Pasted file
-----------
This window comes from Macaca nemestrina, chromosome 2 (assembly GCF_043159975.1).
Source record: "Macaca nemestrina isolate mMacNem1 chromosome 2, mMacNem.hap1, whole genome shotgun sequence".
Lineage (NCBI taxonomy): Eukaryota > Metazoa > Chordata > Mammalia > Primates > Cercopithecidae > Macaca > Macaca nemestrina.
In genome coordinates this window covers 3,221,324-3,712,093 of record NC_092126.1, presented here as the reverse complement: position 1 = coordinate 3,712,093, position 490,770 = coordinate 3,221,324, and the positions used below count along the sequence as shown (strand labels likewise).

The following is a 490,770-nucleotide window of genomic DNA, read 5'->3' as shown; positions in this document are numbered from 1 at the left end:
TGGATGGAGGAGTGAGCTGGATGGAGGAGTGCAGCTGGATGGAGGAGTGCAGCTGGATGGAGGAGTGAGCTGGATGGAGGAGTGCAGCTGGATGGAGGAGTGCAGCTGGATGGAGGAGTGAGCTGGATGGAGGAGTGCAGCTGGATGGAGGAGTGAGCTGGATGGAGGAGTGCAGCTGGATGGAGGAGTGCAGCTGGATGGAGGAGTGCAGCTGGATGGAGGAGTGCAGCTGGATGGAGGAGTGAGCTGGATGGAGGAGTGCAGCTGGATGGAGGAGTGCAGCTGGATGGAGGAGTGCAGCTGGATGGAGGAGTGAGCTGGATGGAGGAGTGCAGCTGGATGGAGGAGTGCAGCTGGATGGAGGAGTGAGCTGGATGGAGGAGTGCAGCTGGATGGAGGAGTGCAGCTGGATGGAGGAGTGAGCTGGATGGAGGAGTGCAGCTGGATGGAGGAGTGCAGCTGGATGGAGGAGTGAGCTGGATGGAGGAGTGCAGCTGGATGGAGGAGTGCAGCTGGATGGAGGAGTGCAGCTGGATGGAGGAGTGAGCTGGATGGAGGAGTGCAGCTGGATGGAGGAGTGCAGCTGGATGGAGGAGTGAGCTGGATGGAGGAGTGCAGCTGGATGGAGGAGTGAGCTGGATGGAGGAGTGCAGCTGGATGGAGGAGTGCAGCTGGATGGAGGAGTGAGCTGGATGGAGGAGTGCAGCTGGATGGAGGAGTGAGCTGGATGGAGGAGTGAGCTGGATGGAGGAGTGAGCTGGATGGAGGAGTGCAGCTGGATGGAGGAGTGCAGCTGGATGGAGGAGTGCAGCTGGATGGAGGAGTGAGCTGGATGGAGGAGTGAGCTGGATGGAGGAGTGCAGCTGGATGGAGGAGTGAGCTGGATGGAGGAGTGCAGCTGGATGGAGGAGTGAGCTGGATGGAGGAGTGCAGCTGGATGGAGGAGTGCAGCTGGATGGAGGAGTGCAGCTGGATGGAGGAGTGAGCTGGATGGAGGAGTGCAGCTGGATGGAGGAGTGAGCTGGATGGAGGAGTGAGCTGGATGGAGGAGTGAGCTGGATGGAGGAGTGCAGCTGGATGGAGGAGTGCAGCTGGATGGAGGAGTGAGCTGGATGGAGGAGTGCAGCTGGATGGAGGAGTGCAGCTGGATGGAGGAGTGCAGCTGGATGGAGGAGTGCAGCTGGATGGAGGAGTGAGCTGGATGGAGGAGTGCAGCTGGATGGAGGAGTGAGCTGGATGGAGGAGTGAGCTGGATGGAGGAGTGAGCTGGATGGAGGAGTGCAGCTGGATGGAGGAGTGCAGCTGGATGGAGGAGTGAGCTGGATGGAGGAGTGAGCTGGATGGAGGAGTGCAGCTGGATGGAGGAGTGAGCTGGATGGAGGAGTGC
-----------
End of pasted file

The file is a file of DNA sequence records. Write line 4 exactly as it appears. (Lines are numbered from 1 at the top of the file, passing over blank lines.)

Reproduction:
In genome coordinates this window covers 3,221,324-3,712,093 of record NC_092126.1, presented here as the reverse complement: position 1 = coordinate 3,712,093, position 490,770 = coordinate 3,221,324, and the positions used below count along the sequence as shown (strand labels likewise).